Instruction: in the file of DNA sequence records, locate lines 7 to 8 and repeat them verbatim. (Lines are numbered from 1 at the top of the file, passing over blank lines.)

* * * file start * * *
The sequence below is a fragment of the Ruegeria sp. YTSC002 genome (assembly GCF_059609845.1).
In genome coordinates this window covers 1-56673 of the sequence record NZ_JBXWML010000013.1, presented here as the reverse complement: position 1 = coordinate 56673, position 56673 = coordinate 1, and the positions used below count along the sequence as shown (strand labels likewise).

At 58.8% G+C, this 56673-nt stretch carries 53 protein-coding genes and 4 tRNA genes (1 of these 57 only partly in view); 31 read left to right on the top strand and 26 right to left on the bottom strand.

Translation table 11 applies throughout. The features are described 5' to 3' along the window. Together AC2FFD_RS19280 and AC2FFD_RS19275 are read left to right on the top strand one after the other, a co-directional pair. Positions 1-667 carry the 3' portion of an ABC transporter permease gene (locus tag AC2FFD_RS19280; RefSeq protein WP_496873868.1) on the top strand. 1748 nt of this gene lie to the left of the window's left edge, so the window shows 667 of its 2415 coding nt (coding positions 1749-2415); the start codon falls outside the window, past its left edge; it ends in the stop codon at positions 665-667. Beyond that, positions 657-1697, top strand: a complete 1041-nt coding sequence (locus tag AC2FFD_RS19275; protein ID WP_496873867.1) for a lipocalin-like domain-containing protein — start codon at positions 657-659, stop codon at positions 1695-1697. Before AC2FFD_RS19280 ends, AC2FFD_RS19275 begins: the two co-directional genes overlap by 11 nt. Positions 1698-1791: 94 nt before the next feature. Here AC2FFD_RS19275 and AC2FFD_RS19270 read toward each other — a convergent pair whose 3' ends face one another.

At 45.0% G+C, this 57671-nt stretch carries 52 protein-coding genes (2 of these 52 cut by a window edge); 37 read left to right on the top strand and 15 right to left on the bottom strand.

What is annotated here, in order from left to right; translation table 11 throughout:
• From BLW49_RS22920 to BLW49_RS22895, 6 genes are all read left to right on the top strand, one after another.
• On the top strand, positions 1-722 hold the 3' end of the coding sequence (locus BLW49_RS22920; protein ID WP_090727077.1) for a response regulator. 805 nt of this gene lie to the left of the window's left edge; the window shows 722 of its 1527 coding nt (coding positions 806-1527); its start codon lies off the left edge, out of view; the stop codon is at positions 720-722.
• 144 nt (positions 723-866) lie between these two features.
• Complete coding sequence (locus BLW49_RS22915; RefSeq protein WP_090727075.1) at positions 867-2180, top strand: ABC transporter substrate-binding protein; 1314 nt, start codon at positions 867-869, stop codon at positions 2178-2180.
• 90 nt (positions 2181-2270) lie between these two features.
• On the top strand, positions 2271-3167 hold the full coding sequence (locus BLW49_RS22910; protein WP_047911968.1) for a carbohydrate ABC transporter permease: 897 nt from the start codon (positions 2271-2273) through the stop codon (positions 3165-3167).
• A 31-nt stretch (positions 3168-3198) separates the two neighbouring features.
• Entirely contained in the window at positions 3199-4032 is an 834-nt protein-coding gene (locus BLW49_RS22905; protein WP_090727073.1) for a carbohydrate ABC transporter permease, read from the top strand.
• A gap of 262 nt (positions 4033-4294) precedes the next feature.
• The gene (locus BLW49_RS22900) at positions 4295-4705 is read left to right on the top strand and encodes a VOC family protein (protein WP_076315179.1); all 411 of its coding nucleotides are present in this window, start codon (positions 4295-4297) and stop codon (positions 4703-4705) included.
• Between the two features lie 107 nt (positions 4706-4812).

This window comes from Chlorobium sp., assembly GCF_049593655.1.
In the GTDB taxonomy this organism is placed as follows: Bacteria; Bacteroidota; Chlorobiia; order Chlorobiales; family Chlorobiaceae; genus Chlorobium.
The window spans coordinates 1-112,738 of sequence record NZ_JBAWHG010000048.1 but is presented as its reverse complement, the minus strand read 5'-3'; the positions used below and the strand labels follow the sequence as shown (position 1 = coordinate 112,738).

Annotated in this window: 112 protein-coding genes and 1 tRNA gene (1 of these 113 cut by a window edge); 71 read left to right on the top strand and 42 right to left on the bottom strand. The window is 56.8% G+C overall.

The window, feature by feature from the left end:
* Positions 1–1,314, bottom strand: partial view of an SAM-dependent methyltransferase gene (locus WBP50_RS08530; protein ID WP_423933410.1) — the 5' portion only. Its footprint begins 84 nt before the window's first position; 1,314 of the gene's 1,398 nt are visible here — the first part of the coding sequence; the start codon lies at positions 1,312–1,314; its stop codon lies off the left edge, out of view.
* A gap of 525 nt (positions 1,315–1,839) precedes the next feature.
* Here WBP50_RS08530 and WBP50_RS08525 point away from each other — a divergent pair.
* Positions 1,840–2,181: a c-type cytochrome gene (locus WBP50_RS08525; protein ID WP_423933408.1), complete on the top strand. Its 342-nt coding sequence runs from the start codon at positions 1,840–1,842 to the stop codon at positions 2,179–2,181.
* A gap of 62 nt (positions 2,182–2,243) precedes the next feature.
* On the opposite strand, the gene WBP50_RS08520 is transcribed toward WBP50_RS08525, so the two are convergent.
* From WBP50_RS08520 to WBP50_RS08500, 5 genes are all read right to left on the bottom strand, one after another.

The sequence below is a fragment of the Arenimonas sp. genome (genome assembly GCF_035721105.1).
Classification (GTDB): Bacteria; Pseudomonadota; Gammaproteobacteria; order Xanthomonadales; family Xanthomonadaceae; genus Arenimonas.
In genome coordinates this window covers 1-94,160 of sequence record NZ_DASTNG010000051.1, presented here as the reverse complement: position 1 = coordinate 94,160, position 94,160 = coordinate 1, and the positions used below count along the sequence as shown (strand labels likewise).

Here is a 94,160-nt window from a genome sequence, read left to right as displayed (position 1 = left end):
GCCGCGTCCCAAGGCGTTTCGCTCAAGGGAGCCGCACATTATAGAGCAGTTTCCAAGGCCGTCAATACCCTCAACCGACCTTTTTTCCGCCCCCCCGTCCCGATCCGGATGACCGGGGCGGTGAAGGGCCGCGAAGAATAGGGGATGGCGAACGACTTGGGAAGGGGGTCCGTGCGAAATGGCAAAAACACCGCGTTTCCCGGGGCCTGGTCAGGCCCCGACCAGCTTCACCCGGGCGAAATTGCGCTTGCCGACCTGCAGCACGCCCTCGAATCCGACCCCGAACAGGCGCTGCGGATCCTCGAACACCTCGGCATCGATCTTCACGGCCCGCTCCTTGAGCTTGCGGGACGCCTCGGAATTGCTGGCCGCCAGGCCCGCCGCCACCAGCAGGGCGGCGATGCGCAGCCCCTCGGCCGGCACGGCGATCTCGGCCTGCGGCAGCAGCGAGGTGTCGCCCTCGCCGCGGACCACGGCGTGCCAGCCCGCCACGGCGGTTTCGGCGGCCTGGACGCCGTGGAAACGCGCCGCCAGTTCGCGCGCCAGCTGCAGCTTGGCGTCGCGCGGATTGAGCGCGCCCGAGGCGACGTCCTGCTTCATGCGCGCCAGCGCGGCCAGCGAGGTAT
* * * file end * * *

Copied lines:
• From BLW49_RS22920 to BLW49_RS22895, 6 genes are all read left to right on the top strand, one after another.
• On the top strand, positions 1-722 hold the 3' end of the coding sequence (locus BLW49_RS22920; protein ID WP_090727077.1) for a response regulator. 805 nt of this gene lie to the left of the window's left edge; the window shows 722 of its 1527 coding nt (coding positions 806-1527); its start codon lies off the left edge, out of view; the stop codon is at positions 720-722.